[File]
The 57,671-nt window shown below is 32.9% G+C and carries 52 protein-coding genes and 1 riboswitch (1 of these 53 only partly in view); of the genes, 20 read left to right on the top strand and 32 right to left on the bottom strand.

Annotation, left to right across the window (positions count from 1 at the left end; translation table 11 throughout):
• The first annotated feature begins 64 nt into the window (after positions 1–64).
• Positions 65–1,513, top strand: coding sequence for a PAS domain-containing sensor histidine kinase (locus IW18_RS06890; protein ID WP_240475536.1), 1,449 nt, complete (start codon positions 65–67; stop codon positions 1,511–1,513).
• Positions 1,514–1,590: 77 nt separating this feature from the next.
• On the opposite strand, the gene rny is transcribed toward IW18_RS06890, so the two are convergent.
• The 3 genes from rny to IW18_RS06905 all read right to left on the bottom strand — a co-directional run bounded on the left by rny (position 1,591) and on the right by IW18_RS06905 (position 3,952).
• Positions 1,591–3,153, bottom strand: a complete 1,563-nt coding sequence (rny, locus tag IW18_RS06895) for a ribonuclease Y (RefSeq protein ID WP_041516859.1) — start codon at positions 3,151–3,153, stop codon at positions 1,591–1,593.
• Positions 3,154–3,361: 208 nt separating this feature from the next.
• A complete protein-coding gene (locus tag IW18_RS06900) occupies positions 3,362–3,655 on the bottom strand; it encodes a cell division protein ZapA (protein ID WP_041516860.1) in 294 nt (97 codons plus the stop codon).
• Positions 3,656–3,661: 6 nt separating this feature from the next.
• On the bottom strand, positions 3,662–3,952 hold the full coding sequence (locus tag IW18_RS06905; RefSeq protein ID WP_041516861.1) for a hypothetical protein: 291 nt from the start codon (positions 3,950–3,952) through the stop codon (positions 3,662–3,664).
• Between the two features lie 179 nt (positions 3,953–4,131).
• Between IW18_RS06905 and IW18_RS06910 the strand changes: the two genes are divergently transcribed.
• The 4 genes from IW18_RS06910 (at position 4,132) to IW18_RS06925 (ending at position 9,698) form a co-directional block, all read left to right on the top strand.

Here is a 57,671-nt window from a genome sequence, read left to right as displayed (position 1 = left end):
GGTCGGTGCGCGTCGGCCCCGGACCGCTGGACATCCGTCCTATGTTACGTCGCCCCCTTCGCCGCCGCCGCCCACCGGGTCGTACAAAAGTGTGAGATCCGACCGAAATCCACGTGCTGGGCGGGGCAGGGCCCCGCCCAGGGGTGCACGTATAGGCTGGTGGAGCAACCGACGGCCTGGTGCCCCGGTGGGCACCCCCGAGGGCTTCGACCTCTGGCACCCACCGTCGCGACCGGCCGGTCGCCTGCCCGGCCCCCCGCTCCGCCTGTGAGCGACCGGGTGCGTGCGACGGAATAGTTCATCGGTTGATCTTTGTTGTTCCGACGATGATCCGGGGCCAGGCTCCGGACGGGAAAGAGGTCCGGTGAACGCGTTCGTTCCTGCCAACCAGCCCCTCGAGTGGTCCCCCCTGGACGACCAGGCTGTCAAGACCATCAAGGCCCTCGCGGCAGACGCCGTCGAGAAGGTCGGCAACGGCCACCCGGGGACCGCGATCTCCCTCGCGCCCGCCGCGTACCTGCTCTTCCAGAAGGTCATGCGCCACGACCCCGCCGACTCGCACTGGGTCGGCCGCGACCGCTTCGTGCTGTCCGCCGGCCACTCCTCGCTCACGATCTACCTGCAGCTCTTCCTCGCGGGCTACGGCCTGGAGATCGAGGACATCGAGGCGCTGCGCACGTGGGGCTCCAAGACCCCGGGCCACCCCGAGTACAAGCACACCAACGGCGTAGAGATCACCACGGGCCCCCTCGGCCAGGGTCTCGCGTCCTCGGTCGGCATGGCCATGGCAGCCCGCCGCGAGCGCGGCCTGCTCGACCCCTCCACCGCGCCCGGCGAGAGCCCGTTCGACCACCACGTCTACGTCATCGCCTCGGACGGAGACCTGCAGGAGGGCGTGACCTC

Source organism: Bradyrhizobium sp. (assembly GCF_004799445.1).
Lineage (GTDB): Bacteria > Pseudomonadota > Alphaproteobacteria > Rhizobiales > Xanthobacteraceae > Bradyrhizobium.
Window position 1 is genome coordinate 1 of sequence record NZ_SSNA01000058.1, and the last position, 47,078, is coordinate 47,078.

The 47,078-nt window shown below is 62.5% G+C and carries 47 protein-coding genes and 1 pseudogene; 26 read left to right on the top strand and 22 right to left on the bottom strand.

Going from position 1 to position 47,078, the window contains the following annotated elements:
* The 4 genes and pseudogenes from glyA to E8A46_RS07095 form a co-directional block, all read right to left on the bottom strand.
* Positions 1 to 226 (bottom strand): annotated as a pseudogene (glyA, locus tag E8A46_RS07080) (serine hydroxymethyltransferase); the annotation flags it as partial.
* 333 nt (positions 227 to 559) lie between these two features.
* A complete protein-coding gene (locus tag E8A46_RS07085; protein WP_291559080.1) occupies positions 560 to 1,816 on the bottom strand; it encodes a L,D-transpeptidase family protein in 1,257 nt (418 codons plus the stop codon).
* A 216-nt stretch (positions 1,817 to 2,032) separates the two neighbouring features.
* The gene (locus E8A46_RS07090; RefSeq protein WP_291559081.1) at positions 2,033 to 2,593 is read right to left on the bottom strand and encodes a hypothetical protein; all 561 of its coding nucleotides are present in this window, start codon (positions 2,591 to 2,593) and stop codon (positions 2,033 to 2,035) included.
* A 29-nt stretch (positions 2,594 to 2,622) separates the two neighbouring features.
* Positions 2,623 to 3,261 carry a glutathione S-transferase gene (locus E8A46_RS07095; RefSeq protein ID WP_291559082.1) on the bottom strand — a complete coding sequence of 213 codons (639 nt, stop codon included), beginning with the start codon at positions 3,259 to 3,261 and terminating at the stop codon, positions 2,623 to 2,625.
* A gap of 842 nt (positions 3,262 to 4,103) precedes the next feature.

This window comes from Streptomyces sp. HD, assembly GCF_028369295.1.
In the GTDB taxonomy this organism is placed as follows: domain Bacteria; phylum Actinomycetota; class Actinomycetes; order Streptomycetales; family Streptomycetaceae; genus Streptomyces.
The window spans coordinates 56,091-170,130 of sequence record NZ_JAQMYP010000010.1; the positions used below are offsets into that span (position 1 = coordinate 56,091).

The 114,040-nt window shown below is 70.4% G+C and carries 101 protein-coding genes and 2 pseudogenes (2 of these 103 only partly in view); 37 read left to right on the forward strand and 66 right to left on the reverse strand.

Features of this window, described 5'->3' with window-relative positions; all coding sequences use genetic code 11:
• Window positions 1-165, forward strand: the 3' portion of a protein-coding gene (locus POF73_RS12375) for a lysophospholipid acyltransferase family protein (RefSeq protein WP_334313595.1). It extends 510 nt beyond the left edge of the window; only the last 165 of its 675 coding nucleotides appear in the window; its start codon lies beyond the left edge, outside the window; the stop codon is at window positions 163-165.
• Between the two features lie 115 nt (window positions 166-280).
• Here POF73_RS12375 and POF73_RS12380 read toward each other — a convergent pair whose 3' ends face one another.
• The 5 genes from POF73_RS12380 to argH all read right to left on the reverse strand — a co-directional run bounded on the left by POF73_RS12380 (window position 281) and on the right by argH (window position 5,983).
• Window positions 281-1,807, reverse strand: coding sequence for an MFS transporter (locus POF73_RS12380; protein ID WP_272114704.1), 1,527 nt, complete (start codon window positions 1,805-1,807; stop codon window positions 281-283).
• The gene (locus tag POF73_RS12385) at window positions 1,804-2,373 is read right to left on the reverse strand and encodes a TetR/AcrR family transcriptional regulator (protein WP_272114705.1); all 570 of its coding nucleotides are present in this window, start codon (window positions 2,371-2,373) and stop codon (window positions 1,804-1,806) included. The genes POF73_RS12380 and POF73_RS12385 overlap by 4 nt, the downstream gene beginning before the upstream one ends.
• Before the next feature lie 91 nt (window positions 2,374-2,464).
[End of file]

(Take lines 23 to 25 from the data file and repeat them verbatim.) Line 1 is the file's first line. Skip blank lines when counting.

* The 4 genes and pseudogenes from glyA to E8A46_RS07095 form a co-directional block, all read right to left on the bottom strand.
* Positions 1 to 226 (bottom strand): annotated as a pseudogene (glyA, locus tag E8A46_RS07080) (serine hydroxymethyltransferase); the annotation flags it as partial.
* 333 nt (positions 227 to 559) lie between these two features.